Should Your Child Use a Comfort Object

Transitional objects help children cope with stressful situations

Transitional objects help children cope with stressful situations

Comfort objects such as blankets or stuffed animals are very common among babies and toddlers. Many parents wonder if it is ok to encourage the use of these comfort objects. Professionals that work with children ensure parents that there are many advantages to using comfort objects, also called transitional objects, and very few negative impacts.

Coping Without Parents Nearby

According tohealthychildren.org babies tend to form an attachment to an object between 8 and 12 months. This is when they become aware that they are a separate person from their parents. A transitional object helps them cope when babies begin to realize their parents are not always immediately present.

Choosing the Object

As you see your child begin to favor a toy or blanket you may want to encourage this attachment. Keep the blanket near you when you are feeding or rocking your baby. Before a baby is 12 months old it is recommended to remove the object from a baby’s crib while they are sleeping to prevent any risk of suffocation.

Steering your child’s attachment to a specific item may make things easier for you too. You can help them become attached to a small blanket or small plush toy, rather than something large or difficult to transport and clean. Introducing an exact double right away can help in situations when the object is being cleaned or is lost. Sometimes children will reject the object if it feels too new or different from their old one even if it looks exactly the same.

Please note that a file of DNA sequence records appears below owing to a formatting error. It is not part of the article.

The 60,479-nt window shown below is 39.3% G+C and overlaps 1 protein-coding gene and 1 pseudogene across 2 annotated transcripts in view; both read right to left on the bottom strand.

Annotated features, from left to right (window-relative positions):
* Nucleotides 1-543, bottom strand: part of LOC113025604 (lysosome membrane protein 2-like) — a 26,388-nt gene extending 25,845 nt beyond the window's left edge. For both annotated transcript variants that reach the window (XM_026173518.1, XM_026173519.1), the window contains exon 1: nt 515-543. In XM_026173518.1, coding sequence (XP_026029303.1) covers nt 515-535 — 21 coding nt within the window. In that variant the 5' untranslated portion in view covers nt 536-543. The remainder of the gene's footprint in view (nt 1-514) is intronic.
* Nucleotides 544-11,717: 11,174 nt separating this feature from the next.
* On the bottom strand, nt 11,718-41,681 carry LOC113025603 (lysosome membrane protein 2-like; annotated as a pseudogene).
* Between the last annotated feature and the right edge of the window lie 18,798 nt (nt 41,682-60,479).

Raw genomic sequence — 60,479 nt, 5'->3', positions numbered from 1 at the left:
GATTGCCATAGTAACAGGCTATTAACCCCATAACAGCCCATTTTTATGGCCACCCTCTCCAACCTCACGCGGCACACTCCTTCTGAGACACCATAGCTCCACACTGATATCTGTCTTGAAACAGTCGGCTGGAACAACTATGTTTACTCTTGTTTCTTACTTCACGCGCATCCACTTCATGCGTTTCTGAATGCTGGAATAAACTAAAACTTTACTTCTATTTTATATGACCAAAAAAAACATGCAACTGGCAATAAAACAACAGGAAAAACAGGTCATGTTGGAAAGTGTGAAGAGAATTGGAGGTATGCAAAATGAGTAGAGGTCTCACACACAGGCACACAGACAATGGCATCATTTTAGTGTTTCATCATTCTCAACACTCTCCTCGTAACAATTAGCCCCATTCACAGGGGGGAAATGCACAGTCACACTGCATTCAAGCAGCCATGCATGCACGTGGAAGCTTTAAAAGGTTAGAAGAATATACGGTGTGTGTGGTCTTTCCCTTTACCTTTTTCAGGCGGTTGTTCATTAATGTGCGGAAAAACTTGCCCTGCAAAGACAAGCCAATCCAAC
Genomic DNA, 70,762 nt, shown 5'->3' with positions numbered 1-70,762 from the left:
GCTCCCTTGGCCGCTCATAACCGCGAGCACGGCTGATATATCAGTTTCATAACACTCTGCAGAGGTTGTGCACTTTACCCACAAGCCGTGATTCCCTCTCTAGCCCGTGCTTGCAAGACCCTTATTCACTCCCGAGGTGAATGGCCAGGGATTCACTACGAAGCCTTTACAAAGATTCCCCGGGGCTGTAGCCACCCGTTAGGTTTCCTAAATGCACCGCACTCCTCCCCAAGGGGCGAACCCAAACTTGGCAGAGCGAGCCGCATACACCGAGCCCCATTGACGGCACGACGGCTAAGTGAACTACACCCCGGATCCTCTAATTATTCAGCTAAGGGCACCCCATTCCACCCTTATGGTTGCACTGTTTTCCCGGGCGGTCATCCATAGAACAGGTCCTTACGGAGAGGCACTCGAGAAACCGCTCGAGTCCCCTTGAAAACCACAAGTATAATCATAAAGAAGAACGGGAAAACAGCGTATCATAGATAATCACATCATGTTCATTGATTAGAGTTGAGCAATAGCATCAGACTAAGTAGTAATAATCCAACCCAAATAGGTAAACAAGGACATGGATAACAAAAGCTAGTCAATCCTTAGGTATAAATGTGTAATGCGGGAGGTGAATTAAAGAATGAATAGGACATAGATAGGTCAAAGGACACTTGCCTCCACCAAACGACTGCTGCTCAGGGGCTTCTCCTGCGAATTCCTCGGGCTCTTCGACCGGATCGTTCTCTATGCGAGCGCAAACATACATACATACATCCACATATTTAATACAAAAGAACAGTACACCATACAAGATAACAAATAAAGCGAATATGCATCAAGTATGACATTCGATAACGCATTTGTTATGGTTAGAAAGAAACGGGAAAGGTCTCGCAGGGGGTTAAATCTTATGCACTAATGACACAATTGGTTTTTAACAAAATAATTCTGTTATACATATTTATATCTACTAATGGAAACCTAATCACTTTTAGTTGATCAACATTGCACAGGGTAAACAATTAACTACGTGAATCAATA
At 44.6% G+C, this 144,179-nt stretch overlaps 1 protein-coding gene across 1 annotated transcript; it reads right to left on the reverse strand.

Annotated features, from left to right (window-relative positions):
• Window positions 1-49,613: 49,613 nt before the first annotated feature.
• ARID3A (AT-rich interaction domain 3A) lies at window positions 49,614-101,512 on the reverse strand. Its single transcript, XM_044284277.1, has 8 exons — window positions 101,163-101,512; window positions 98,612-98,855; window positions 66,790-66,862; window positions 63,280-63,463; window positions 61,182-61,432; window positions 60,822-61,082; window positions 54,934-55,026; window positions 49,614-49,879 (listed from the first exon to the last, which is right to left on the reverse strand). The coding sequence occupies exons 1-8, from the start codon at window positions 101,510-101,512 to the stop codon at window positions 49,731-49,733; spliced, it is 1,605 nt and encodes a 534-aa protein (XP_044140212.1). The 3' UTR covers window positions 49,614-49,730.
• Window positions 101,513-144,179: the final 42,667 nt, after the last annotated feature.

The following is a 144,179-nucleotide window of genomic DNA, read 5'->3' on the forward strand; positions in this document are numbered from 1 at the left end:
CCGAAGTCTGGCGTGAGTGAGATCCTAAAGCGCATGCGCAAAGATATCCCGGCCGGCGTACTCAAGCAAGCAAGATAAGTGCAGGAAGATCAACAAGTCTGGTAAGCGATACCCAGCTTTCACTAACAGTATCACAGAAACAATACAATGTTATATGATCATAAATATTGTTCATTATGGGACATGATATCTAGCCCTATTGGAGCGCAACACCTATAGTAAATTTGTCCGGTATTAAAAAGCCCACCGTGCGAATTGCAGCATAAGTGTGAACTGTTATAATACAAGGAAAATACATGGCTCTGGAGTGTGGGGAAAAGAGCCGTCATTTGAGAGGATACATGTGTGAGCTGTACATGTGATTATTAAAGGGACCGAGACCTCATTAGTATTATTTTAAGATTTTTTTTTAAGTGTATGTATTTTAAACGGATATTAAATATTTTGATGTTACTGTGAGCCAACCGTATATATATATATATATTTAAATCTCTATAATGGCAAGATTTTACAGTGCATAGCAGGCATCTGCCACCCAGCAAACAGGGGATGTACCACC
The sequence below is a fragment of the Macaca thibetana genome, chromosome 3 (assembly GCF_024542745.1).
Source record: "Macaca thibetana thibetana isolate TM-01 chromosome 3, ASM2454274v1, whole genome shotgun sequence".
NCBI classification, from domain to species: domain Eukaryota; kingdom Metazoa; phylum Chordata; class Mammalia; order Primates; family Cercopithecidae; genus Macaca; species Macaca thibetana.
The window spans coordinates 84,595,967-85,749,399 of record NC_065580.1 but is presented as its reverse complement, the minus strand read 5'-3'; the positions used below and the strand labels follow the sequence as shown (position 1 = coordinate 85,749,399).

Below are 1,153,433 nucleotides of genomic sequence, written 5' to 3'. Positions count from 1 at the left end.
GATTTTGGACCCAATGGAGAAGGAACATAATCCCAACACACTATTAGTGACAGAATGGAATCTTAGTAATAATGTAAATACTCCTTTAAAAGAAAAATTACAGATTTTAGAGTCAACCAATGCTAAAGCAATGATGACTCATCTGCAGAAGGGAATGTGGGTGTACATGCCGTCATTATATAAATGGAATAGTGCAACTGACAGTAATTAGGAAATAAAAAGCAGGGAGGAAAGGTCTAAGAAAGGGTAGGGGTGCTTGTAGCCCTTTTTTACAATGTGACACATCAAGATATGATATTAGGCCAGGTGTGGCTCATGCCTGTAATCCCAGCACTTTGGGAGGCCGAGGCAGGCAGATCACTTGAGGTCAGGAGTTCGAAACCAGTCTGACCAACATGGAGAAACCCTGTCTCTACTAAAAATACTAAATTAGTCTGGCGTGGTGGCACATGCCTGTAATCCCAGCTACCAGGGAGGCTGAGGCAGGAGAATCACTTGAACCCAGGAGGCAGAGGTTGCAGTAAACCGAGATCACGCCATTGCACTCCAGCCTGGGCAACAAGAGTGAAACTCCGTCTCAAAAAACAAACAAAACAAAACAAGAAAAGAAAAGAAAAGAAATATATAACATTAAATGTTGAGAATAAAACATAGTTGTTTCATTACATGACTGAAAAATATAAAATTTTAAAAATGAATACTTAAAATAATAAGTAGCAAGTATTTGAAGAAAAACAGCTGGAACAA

Setting Parameters

What to Expectsuggests that setting parameters right away will also make things easier for parents. You may want to only allow the object at night and nap times or when parents are away. You may also want to consider only bringing the object out of the home when the child will be in a stressful situation such as going to the doctor or traveling away from home. It can be stressful for parents if the object must go everywhere!

Emotional Development

While some parents may view a transitional object as a sign of weaknessDr. Sears reminds parents that transitional objects actually help children become more independent. They also promote emotional health by encouraging your child to develop deep bonds which will be desirable throughout their life.

A child may start to mature out of their objects between the ages of 2 and 5, but there is no need to rush the process. They will give it up when the time is right for them or the object simply disintegrates from wear.

Ultimately a comfort object will help your child go to sleep easier, feel more confident, and make important emotional connections. What comfort objects are your kids attached to?

 

Image: “Me and my blankie” by photosavvy

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